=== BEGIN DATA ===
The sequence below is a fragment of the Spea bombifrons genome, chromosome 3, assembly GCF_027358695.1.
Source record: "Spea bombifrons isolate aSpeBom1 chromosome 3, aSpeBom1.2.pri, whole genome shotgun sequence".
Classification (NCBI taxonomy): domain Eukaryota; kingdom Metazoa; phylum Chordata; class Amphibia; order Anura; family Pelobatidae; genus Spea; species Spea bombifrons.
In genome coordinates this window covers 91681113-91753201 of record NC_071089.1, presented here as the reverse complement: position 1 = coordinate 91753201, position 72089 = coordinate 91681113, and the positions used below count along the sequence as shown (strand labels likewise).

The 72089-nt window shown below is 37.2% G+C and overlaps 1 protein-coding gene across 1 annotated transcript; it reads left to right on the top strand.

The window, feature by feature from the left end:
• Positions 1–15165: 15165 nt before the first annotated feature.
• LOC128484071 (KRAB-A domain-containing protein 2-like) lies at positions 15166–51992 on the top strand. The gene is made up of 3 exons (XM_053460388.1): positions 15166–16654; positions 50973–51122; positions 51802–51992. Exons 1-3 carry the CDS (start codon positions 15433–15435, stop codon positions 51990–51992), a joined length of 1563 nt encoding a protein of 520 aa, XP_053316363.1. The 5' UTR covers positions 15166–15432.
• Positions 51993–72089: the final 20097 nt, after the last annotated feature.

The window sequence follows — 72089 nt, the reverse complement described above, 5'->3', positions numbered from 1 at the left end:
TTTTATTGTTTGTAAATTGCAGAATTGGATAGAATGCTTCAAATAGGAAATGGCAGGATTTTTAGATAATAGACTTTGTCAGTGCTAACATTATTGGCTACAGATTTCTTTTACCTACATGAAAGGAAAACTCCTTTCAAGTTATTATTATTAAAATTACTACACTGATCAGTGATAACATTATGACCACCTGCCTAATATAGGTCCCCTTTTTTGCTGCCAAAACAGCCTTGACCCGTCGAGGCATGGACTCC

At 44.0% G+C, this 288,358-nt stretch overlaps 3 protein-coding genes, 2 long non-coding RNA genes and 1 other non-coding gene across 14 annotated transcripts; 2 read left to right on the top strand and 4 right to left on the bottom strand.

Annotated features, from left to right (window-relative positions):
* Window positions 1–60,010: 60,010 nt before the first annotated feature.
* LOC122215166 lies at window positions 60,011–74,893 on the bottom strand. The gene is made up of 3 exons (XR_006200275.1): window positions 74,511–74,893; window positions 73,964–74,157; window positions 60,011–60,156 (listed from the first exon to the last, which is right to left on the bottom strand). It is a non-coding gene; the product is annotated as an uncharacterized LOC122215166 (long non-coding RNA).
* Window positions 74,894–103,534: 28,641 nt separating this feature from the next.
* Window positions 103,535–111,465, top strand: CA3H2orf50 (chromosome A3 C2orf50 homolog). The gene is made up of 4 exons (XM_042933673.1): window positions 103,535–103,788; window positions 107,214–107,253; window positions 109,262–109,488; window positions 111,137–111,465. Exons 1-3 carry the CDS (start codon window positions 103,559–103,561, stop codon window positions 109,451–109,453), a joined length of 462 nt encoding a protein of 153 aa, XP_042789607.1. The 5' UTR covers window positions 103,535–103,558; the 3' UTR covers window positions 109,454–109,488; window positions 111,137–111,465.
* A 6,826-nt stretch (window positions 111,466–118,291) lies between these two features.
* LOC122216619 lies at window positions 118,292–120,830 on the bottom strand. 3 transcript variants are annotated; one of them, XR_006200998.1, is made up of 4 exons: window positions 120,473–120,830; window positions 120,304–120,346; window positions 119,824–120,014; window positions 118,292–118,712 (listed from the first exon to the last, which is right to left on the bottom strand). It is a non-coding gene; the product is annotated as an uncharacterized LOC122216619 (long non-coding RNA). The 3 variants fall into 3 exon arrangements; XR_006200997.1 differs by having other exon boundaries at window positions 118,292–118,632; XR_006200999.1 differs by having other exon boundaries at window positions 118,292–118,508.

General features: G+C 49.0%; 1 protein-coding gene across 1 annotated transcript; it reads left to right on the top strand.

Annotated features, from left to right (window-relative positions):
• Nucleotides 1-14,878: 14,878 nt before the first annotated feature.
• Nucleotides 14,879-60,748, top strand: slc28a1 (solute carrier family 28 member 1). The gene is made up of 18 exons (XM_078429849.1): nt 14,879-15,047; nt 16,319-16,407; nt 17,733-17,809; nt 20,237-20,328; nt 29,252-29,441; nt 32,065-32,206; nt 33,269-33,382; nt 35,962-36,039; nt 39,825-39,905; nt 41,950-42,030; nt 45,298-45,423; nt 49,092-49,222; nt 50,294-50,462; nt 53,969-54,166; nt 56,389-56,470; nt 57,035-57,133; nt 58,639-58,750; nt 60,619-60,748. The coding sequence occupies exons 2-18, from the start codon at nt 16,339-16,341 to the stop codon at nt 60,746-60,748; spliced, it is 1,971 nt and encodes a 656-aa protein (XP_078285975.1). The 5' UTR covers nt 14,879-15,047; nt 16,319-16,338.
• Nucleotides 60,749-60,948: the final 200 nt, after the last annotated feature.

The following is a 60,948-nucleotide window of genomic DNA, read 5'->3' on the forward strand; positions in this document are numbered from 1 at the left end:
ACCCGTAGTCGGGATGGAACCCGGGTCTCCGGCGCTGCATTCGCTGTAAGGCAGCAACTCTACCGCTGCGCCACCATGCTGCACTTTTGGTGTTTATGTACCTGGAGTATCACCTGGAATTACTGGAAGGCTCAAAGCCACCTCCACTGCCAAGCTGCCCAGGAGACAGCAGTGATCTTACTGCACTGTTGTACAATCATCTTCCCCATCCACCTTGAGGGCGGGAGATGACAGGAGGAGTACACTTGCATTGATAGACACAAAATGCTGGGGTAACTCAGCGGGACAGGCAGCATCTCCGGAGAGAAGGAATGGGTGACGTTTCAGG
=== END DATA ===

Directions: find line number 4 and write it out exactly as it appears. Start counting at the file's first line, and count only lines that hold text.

In genome coordinates this window covers 91681113-91753201 of record NC_071089.1, presented here as the reverse complement: position 1 = coordinate 91753201, position 72089 = coordinate 91681113, and the positions used below count along the sequence as shown (strand labels likewise).